Monday, March 10, 2014

A Reader's Response to an Anti-Kindle Web Comic

A well-meaning former High School teacher posted a webcomic in which a Kindle 'threatens' to burn a book and explains how much better the Kindle is than mere paper. The book then 'taps' the Kindle's off switch, thus 'proving' that paper is better.

I see this sort of thing a lot: people unwilling to give up the delightful 'smell' of their paper books acting as though eBooks wish to pull a Fahrenheit 451 on their beloved hard-and-soft covers. I don't understand this mindset at all. One of the follow up comments pointed out how 'I prefer paper because you can actually lend your books to friends.'

This is the response (probably inappropriately heated) I posted:

I have books and Kindle books and I find the animosity of people who refuse to entertain the notion of electronic books towards the new technology off-putting. Nobody is trying to burn down books. The idea that electronic books are trying to destroy traditional books is inaccurate. You can loan Kindle books, by the way. 

I love my shelves and shelves and shelves of books too. I also love carrying around that many books on my phone, able to read at a moment's notice if I am stuck in an unexpectedly long line, or wherever I happen to be. I like knowing that the authors are getting a larger percentage of the money than if I bought a nice-smelling paper book, and I like knowing that I can choose to buy a book in whatever format best suits my needs as a reader. I usually buy new favorites in both paper and Kindle format. 

I have done most of my reading on electronic formats in the last few years, though, and as someone who read over 200 books last year and already 43 since Jan first, (not counting the five giant books I have re-read in that time) I can easily say that I enjoy the act of actual reading in whatever form I can get it. 

Finally, the 'sacredness' of text being on paper ignores the fact that 9 times out of 10, a book to be released since the 80s was 'on a screen' when the author composed it. 

I also never see readers of eBooks posting inflammatory and misguided diatribes against paper books. Which is fine. I wish 'enthusiasts' of paper books would extend the same courtesy to their more open-minded reading brethren.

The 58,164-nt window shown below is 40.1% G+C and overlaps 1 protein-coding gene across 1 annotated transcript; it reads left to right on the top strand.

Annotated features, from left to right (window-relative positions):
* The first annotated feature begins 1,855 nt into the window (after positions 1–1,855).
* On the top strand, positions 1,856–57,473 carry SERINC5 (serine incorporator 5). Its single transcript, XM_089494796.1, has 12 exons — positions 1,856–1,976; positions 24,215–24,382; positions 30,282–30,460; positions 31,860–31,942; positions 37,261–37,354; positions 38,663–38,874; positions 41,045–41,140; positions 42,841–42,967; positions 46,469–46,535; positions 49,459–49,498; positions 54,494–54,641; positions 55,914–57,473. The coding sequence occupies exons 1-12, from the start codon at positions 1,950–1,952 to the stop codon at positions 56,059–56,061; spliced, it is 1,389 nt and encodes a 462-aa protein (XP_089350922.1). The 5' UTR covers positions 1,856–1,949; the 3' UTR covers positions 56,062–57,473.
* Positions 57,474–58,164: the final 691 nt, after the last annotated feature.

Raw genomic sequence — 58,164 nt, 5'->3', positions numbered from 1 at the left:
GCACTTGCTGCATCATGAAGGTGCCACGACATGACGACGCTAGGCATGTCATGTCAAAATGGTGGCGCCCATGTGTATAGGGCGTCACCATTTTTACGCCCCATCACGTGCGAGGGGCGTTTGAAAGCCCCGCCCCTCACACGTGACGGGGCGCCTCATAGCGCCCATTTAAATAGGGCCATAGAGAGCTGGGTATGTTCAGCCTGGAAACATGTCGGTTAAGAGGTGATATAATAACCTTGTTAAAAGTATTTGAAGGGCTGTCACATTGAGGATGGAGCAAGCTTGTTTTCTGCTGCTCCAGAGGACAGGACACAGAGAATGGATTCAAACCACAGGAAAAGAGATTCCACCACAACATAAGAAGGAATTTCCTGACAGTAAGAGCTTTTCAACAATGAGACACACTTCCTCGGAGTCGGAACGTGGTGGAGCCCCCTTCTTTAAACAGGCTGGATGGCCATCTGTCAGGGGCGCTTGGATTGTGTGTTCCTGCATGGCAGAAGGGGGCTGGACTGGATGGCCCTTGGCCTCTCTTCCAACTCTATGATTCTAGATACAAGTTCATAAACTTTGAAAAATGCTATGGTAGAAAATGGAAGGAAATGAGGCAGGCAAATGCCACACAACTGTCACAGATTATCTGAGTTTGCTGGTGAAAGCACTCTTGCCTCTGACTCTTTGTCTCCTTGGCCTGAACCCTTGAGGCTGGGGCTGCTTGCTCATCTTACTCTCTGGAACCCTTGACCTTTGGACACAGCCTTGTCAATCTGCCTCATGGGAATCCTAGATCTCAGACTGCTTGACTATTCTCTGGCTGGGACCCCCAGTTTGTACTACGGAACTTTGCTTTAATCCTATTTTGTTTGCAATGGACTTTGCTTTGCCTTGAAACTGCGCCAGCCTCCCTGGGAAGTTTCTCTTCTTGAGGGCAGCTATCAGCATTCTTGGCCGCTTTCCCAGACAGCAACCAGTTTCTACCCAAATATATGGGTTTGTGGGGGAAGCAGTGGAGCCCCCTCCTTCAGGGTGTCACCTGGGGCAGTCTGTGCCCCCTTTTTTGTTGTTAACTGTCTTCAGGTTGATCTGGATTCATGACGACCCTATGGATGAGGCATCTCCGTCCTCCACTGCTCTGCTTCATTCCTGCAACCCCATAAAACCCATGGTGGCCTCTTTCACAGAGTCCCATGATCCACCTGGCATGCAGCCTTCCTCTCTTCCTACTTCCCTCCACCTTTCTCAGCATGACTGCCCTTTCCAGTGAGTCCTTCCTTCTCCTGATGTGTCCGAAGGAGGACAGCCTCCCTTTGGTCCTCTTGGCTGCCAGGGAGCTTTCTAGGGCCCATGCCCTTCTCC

9 comments:

  1. If you only stick to "real" books then you miss out on the wide variety and creativity going on in the indie market, which is often ebook only. You're limiting yourself to what some one else thinks is worth reading rather than making the choice for yourself.

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  2. I find it worrying it's a teacher with that attitude. It's hard enough to get people--and kids in particular--to read, telling them that one avenue of reading somehow isn't good enough seems... well, weird.

    I've got a Kindle (and quite a lot of other things with screens too), but it didn't stop me from walking out of Waterstones last Saturday with five new paperbacks. I've only bought one new book in the last 12 months that had a genuine sniff-me-sniff-me smell too (I'm disappointed the sequel doesn't have the same smell), so even that argument goes out the window... Perhaps what people really need is the "Paper Passion" perfume by Steidl to spray on their ereaders, if that's all they miss about paperbacks?

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    1. Oh my gosh, that is a thing!? I was going to say that it absolutely need to be made and then I googled it. And it is real! Wow, A+ to Paper Passion. I'm going to spray my whole house and live in a book.

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    2. I admit I'd be really tempted to spray my Kindle and case, and if anyone complained about "new book smell" I'd force them to smell it.

      That somehow sounds really wrong, doesn't it?

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  3. I love both. For reading in bed there is nothing like my Kindle.

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  4. If given the choice, I still chose paper. I like my books. But, at the same time, I simply cannot imagine life without my Kindle. While I love paper, I also love being able to carry my library with me, without having to hire a moving company. Not to mention all the great titles not available in print I read. I'm one of those weird people who buy a paper copy to stick on the shelf and a Kindle copy to read. I do the same with music, buying the CD and the Itunes version.

    I believe for most readers paper and digital go hand in hand, making for an even more enjoyable experience.

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  5. I read both (and epubs and pdfs), and I don't think they threaten each other. My biggest gripe about Kindle is that you can *loan* books, as you say, but you can't *give* them. You can gift, sure, I can buy a book for you, but once I've read, say, the new Stephen King and I don't plan on reading it again, I can't give it to my friend or family member for keepsies, as I can and often do give away my paper books. It's restrictive and regressive and just dumb; I can't count the number of times I've given a new Dan Simmons or Joe Lansdale of Peter Cline (in paper) to somebody, and they've then gone out and bought other, many Simmonses or Lansdales or Clines. Durrr...

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  6. I like stories in pretty much all forms and shapes. Whether people tell them to me, or I see them on TV or read them (either book or e-book). There is something special about "real" books though... I collect signed copies or my favorite books, and somehow a signed copy of a Kindle edition on my e-reader isn't quite the same....

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